While car drivers can happily roll along largely oblivious to the conditions of the road beneath their four stable wheels, the same can't be said for riders.
Balancing on two wheels as you make your way around corners is an inherently precarious thing, and so it's vital you keep the condition of the road ahead in mind when you're out and about, and are aware of the dangers you're likely to encounter in certain situations and environments.
Obviously you're going to experience significantly reduced levels of grip in the wet, and so your riding should be adjusted to suit. Slow down; increase the distance between yourself and the vehicle in front; position your body more to the inside around corners (thus keeping the bike or scooter more upright, with less stress on its tyre's contact patches); and avoid super slippery stuff like the plague – like metal grates, white line markings, cat's eyes and crack sealant. In built-up areas when it's raining, especially in the peak hours or around lunch time, watch out for hapless pedestrian darting across the road, and be particularly careful when it's just started raining after a prolonged dry spell – ie when road grime has had a chance to build up, and hasn't yet been washed away by the downpour.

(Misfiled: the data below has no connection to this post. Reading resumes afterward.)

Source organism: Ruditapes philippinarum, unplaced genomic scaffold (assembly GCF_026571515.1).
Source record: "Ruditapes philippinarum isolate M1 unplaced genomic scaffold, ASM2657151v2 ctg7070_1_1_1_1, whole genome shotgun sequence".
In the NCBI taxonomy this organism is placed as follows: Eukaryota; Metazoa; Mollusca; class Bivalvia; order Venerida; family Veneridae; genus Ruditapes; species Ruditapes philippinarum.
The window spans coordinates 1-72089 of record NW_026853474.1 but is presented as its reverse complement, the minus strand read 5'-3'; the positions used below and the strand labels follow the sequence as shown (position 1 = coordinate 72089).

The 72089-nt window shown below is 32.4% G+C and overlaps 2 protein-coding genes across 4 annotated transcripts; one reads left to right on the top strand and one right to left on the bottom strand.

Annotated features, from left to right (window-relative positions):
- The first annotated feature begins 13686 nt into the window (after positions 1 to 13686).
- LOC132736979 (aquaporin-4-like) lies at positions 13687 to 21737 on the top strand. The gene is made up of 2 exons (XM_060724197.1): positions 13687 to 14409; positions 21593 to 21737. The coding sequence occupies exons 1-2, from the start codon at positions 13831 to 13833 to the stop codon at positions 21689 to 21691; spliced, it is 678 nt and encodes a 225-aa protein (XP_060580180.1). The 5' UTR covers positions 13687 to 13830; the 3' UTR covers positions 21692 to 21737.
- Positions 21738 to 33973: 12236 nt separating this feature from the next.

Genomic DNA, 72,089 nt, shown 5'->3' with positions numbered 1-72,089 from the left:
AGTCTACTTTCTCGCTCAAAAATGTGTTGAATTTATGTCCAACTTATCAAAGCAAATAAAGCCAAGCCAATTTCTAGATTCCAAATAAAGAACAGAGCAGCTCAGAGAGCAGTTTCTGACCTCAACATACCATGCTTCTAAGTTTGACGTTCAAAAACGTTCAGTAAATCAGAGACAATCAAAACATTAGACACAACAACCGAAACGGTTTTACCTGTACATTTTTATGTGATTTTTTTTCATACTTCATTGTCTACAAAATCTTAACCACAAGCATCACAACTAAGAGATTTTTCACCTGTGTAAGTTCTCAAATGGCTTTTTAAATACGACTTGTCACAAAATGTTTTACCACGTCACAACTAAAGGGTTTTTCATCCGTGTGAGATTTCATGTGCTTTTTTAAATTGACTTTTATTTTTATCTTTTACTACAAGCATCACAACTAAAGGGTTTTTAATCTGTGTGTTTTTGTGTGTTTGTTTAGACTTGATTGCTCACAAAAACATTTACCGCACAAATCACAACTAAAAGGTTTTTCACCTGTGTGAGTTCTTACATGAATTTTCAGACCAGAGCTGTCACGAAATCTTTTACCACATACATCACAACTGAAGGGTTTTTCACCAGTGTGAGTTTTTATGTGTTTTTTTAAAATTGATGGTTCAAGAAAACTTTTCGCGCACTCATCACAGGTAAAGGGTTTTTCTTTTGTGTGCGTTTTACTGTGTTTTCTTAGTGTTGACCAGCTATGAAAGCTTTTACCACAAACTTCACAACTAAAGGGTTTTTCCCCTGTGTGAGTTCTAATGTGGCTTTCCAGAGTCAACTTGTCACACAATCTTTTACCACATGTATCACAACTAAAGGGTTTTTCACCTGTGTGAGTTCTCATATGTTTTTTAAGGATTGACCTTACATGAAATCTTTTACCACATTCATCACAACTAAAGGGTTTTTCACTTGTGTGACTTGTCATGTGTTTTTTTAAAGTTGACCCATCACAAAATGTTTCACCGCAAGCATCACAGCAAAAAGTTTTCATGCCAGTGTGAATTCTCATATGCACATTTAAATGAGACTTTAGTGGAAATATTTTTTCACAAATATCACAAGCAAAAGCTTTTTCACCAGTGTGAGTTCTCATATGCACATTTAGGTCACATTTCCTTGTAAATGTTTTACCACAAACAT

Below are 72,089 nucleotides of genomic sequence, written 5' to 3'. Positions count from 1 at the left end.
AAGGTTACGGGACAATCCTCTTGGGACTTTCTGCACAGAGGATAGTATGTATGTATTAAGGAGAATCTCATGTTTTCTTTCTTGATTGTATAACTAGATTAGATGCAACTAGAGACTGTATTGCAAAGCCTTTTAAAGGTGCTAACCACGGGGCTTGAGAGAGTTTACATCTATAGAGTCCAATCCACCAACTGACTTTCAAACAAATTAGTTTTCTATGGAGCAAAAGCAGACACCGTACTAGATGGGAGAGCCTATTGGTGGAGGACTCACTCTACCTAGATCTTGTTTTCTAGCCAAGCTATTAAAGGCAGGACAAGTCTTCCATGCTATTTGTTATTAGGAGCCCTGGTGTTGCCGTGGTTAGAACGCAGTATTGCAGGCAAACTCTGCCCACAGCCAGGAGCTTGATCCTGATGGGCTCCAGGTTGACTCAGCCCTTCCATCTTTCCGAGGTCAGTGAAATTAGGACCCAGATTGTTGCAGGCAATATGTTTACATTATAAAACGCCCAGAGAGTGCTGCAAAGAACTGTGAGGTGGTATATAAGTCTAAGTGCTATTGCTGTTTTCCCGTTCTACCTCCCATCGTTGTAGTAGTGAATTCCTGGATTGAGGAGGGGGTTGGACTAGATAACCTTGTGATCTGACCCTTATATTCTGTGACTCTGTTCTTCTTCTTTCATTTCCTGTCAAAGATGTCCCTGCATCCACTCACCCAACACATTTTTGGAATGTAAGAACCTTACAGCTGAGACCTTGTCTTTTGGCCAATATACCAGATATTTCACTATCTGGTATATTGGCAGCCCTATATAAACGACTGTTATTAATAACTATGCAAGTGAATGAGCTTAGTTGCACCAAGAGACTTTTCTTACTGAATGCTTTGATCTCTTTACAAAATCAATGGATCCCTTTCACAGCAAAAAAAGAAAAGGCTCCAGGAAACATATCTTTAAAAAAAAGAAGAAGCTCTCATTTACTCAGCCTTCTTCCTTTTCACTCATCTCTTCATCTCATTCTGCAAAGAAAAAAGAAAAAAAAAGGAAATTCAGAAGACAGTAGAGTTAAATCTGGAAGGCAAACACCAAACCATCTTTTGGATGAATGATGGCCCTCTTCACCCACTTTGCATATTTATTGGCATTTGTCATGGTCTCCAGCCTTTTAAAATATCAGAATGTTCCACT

Spilled diesel, petrol or oil are also things to look out for, but they're often not easy to pick up before it's too late. Any rainbow-coloured pools on the road need to be given a wide berth, and a decent build-up of oil can make water bead on top of it in the wet. Sometimes a vehicle with a loose fuel cap will leave a long trail of spilt fuel behind it – fortunately this is easier to pick up, so adjust your line to suit, but in general be wary of any discolouration on the road in front of you. Also be aware of where you're more likely to encounter these slippery characters – like at busy intersections, in industrial estates and on petrol station forecourts. When stopping at particularly slippery intersections, pull up either to the left or right of your lane, avoiding the oily centre, and put down whatever foot falls to the outside of the lane.
Loose gravel can pose a major headache too, and this is often a problem when a road has been recently re-sealed. Learn to scan the surface of the road ahead. You can learn to spot a dubious patch pretty effectively, and use your ears too – a road with loose stuff will have a different sound, as the loose bits get picked up by your tyres and are then flung against your guards.
Finally, take care if you're riding anywhere near tram or light rail tracks. Ride between the tracks and don't cross them on too shallow an angle – especially when it's wet, when rubber and cold steel are a particularly bad combination. The rule of thumb here is don't be paranoid, just be aware – with a trained eye and an informed mind you will be able to effectively avoid the vast majority of road surface nasties as they crop up.